Worse, humans have been known to do terrible things in group form, and evil lurks in the movement of crowds. A snapping twig could set them off on a blind rampage if they are not already satiated by song and dance (the real reason for drum circles) and every peaceful protest is a violent one in disguise.

The protest is inefficient, friend. It involves an unnecessary amount of unruly man-power, and it is so goddamn messy. Without fail, the protestors end up protesting their fellow community members—even the police, the government, or those who have their livelihood in the infected areas, any of whom could be your neighbour—thus everyone and everything but the problem is affected by it. A chance for meaningful dialogue becomes a shouting-match, a song and dance, and nothing of worth is exchanged between one party and another if it is not John Lennon, vitriol, pepper-spray and molotov cocktails. It is not worth the return.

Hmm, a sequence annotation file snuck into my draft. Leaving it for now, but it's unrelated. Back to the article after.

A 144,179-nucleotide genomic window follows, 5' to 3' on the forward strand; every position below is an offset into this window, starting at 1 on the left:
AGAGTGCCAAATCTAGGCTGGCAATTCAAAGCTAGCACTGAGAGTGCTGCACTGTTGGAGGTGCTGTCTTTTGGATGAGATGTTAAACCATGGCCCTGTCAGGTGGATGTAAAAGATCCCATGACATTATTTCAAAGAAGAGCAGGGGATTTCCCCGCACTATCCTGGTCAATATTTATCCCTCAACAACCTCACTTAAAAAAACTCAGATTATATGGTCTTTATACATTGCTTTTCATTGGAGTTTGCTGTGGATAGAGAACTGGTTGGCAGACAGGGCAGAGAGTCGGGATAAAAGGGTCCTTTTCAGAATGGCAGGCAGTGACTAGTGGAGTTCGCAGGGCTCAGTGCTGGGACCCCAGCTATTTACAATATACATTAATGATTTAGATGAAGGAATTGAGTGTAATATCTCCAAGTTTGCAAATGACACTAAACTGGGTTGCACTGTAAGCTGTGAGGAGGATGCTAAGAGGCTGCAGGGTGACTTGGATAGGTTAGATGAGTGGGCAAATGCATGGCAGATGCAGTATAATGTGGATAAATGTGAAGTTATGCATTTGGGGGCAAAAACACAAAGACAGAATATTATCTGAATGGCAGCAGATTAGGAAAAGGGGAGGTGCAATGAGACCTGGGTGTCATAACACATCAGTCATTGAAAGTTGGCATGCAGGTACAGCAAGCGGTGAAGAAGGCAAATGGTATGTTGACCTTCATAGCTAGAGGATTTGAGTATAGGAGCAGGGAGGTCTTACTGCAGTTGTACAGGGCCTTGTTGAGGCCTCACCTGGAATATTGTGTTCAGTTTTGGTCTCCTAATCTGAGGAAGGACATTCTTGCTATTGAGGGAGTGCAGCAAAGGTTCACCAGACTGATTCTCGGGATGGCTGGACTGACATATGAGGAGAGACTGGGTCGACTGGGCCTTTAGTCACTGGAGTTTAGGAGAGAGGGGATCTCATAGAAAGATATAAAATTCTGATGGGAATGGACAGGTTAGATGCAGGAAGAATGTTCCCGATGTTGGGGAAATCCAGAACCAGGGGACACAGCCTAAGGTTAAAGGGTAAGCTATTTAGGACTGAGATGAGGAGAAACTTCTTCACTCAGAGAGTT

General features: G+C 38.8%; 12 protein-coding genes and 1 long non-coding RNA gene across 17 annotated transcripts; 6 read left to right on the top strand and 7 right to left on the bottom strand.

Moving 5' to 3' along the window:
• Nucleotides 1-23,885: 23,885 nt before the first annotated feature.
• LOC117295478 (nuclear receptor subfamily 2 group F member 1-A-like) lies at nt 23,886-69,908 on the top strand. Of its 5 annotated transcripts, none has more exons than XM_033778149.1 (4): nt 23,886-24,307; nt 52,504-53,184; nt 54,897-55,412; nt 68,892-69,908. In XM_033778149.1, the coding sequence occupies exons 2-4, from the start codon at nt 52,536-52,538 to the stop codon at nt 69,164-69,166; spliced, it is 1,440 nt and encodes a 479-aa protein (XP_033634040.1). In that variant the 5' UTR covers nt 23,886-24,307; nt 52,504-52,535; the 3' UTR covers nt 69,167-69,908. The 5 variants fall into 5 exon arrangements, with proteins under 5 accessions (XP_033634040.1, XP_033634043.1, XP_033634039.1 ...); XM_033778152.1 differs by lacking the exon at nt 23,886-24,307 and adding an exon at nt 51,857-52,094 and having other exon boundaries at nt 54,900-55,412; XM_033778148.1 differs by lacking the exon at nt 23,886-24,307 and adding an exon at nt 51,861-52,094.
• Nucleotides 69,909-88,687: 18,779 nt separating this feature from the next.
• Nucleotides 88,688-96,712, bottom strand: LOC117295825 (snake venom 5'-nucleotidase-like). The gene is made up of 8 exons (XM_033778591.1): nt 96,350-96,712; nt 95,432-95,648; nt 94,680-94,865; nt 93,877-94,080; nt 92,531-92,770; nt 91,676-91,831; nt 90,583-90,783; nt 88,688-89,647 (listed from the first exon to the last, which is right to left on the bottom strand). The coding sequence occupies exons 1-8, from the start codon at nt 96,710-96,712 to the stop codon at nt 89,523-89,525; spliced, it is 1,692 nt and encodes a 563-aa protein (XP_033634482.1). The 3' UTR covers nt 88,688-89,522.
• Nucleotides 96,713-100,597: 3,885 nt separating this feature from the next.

What a protest is is good television. It is a helicopter camera filming by spotlight. It is a looted department store. It is a photo op for those who need them. It is a sudden zoo display for those like me who remain at least for the humour of it all. Instead of an example of change, a protest is an example of human herd mentality, and nothing about society changes save perhaps the lowering of our dignities.